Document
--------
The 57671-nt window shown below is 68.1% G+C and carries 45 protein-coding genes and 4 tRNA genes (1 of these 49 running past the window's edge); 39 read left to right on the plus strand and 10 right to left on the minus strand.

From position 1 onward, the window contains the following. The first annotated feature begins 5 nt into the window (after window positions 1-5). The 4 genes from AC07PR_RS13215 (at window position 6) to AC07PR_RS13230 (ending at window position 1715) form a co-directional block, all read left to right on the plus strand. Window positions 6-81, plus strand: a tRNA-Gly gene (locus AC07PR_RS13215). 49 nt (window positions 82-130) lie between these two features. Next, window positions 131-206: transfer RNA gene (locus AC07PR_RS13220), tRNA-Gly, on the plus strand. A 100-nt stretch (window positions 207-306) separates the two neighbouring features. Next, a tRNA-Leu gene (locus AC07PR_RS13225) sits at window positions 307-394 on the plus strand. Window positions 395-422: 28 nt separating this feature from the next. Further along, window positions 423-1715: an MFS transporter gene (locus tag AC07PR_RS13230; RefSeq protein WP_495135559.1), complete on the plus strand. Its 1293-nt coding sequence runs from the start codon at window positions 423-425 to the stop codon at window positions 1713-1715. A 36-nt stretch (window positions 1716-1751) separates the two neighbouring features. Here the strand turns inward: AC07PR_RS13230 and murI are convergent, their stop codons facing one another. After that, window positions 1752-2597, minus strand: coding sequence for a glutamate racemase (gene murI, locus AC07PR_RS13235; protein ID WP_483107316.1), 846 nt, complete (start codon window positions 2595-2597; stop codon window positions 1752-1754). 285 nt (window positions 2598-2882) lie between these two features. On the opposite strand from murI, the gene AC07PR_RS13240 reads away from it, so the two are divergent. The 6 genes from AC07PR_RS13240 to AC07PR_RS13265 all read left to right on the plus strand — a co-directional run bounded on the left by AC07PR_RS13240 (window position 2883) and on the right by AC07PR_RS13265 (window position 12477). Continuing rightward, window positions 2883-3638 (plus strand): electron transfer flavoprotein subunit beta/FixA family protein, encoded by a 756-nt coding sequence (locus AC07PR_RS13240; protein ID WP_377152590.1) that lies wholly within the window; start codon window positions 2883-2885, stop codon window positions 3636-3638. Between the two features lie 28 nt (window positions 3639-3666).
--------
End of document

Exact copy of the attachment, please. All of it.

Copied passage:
The 57671-nt window shown below is 68.1% G+C and carries 45 protein-coding genes and 4 tRNA genes (1 of these 49 running past the window's edge); 39 read left to right on the plus strand and 10 right to left on the minus strand.

From position 1 onward, the window contains the following. The first annotated feature begins 5 nt into the window (after window positions 1-5). The 4 genes from AC07PR_RS13215 (at window position 6) to AC07PR_RS13230 (ending at window position 1715) form a co-directional block, all read left to right on the plus strand. Window positions 6-81, plus strand: a tRNA-Gly gene (locus AC07PR_RS13215). 49 nt (window positions 82-130) lie between these two features. Next, window positions 131-206: transfer RNA gene (locus AC07PR_RS13220), tRNA-Gly, on the plus strand. A 100-nt stretch (window positions 207-306) separates the two neighbouring features. Next, a tRNA-Leu gene (locus AC07PR_RS13225) sits at window positions 307-394 on the plus strand. Window positions 395-422: 28 nt separating this feature from the next. Further along, window positions 423-1715: an MFS transporter gene (locus tag AC07PR_RS13230; RefSeq protein WP_495135559.1), complete on the plus strand. Its 1293-nt coding sequence runs from the start codon at window positions 423-425 to the stop codon at window positions 1713-1715. A 36-nt stretch (window positions 1716-1751) separates the two neighbouring features. Here the strand turns inward: AC07PR_RS13230 and murI are convergent, their stop codons facing one another. After that, window positions 1752-2597, minus strand: coding sequence for a glutamate racemase (gene murI, locus AC07PR_RS13235; protein ID WP_483107316.1), 846 nt, complete (start codon window positions 2595-2597; stop codon window positions 1752-1754). 285 nt (window positions 2598-2882) lie between these two features. On the opposite strand from murI, the gene AC07PR_RS13240 reads away from it, so the two are divergent. The 6 genes from AC07PR_RS13240 to AC07PR_RS13265 all read left to right on the plus strand — a co-directional run bounded on the left by AC07PR_RS13240 (window position 2883) and on the right by AC07PR_RS13265 (window position 12477). Continuing rightward, window positions 2883-3638 (plus strand): electron transfer flavoprotein subunit beta/FixA family protein, encoded by a 756-nt coding sequence (locus AC07PR_RS13240; protein ID WP_377152590.1) that lies wholly within the window; start codon window positions 2883-2885, stop codon window positions 3636-3638. Between the two features lie 28 nt (window positions 3639-3666).